We all know the basics of story structure, right? It was drilled in to us in high school. You’ve probably seen this graph, but I like the one further down better.

You start with exposition, which sets the tone and scene and introduces the main characters.
Then on to rising action. The initial conflict occurs, the main character now has a story goal, and more characters enter the story. Either the main character is working with these other characters or against them (antagonist) to complete their story goal.
And then …

There. That big black vertical line. You see it? Tension. Right smack in the middle of the story (or at 50% on Kindle). Let’s remember that we can have conflict throughout the story, but the reader needs more than that. A major revelation, a game changer that raises the stakes. It’s a figurative car crash scene after which everything changes. Characters see each other more clearly or they learn something significant about whoever is oppressing them. Then, after this event, a plan begins to form based on our new knowledge. We now know our enemy better, and our goal becomes clearer. There is something to work for, and a plan begins to form.
Continuing in the rising action portion of our story, our main character plots and plans. She struggles against adversaries, but has alliances, too, who help her with her story goal.
Then, finally, at about 85%-89%, it is time to execute the plan. This is the climax. We are riveted as our main character takes the risk. She utilizes the strengths she has gained throughout the book, overcomes challenges, she may realize something she hadn’t thought of before, but the plot points were leading her here all along. She triumphs.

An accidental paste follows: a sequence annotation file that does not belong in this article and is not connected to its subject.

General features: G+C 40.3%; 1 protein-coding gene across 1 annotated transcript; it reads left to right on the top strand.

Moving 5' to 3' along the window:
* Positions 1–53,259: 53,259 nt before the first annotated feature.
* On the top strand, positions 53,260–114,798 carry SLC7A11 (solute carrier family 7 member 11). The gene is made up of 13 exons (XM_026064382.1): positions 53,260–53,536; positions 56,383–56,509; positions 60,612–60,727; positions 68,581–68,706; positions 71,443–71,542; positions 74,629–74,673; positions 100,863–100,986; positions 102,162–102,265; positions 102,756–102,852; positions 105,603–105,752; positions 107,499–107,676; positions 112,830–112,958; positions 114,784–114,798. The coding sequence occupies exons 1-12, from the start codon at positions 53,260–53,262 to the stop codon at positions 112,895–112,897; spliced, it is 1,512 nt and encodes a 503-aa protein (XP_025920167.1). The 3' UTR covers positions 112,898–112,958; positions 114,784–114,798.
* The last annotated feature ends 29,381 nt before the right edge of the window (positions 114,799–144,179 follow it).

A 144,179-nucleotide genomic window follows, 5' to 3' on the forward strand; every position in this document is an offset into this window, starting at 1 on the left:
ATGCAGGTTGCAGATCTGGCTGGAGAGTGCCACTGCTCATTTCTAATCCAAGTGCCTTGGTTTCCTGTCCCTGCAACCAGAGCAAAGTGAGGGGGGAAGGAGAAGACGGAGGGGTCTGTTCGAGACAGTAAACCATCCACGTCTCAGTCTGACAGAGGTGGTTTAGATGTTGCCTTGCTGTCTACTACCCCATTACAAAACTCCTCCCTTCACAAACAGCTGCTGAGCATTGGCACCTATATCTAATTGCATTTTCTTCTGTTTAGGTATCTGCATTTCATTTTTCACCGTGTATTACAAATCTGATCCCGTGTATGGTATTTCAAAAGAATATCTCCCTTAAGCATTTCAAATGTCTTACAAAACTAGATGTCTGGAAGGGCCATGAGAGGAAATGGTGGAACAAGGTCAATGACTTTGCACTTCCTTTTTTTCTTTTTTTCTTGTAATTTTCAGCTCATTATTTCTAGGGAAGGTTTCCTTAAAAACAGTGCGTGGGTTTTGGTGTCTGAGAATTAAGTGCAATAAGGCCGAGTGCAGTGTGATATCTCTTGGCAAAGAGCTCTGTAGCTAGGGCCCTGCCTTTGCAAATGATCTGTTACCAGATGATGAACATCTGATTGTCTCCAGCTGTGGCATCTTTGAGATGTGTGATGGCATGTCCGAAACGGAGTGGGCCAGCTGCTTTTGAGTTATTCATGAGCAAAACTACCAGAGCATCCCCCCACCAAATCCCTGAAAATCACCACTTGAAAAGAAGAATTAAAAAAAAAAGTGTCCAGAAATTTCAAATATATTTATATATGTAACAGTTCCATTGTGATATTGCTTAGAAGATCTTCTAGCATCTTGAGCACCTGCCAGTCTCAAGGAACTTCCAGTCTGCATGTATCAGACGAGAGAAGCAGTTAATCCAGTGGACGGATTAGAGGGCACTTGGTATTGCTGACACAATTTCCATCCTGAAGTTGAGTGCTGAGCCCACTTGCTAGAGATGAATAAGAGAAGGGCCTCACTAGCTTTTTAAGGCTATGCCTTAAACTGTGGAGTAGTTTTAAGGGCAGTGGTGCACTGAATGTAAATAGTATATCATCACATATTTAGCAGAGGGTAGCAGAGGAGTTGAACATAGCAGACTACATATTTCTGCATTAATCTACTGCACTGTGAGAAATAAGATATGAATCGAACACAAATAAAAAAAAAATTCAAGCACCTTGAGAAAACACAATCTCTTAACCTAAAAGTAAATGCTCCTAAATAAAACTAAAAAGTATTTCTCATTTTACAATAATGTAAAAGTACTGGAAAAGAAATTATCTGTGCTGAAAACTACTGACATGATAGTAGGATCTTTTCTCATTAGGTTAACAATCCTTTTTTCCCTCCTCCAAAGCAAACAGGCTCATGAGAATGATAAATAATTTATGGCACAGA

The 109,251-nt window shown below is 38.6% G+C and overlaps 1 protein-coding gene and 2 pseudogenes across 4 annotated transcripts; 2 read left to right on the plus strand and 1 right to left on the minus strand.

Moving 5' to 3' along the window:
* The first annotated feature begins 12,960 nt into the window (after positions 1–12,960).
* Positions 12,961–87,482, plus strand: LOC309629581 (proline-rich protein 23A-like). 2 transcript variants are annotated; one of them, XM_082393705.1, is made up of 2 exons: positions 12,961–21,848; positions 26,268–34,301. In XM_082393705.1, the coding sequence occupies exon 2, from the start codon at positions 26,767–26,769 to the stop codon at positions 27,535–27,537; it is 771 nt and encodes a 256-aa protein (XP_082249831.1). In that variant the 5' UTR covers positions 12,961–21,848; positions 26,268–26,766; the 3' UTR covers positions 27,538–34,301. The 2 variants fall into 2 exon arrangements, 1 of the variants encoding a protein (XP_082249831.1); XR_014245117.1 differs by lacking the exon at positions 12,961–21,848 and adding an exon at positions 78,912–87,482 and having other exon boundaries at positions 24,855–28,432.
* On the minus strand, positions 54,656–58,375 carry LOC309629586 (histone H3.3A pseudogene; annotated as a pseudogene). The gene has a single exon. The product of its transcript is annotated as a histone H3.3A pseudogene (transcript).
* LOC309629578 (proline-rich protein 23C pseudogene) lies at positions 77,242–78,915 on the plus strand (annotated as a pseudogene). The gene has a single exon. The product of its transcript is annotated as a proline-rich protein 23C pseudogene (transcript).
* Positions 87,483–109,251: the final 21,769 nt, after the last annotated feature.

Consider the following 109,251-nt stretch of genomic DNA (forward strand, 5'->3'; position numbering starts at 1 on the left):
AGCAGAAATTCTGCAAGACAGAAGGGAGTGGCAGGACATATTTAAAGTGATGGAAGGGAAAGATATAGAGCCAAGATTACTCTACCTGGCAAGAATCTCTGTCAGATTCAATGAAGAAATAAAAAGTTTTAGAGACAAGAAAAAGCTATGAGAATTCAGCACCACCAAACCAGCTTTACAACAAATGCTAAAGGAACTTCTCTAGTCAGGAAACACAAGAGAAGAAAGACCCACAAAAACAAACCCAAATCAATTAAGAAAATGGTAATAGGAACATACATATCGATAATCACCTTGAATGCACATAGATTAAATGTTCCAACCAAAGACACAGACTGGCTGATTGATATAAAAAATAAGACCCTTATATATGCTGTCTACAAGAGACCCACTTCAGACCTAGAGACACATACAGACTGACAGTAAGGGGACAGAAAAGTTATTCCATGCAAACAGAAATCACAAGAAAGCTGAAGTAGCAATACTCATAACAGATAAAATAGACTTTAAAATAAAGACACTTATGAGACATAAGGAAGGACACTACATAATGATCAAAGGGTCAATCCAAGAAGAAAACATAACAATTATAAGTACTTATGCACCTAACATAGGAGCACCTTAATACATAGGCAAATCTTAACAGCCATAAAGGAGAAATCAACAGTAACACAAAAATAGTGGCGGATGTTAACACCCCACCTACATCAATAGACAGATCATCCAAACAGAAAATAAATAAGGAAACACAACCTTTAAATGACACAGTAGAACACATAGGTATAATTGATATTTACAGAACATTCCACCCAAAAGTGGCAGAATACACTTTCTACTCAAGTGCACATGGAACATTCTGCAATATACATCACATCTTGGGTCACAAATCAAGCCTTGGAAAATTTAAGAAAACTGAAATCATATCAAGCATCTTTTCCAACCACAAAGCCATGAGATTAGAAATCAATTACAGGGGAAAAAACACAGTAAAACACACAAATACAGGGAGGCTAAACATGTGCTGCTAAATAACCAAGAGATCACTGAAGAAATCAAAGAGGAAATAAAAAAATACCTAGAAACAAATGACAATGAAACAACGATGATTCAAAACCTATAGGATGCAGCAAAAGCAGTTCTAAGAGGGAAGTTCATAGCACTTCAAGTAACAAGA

Then, right at about 95%, we get our falling action and our resolution. The story goal is met, the future is described or alluded to, the lessons learned are delineated. In a series, there would also be a set up of the next part of the story with some kind of antagonism.
I checked. All of my favorite books have these elements, including the tension right at the half way mark. In Twilight, 50% is The Meadow scene. In Pride and Prejudice, Mr. Darcy proposes to Elizabeth exactly half way in to the story. In The Hunger Games, Katniss fights off the Career Tributes for the first time.
In the book I just read, the halfway mark simply represents the end of one type of challenge and the start of a new, more mysterious challenge for our main character. We are taken from two of the characters we were invested in and then introduced to new characters. Our main character does not have a clear story goal, a coherent plan, or even an idea of who the enemy is. There are no important revelations, in fact, we are given very little information, and our heroine has lost her motivation. Don’t get me wrong, there’s action, a lot of it. It’s intense at points, especially in the beginning. This is what kept me reading. But without a stronger structure to the story there is no climax, and one challenge simply blends to the next.
And the ending! OMG the ending was infuriating. Near the end of the book, I’m talking at 93%, the main character finally gets a clue as to what is really going on. She decides to leave the crazy place she is in (this is where we should have been at the 50% point). Then, at 99%, she finally does leave, but discovers that the world she was in was even crazier than she could imagine. That’s it. No real answers. No resolution. Just part of an unfinished story.
Now, I like a good cliff-hanger, but you have to have a story to back it up. There has to be tension, clear consequences, a known opponent.
Here’s how the story should have gone. Keep in mind this is a contemporary young adult fantasy/apocalypse story.
0-10% - Main character “A” intro, disaster happens
10-20% - Struggles/conflict (lose supplies, strange creatures attack, etc.), intro little girl character “B” who relies on main character, something strange is happening, no real info, scary times, need help
20-30% - Intro love interest character “C”, seek shelter, get info on what is happening, ABC characters grow closer, go through challenges together
30-40% - ABC decide to leave current shelter to learn more about what is going on in real world, little girl B is taken, then love interest C gets hurt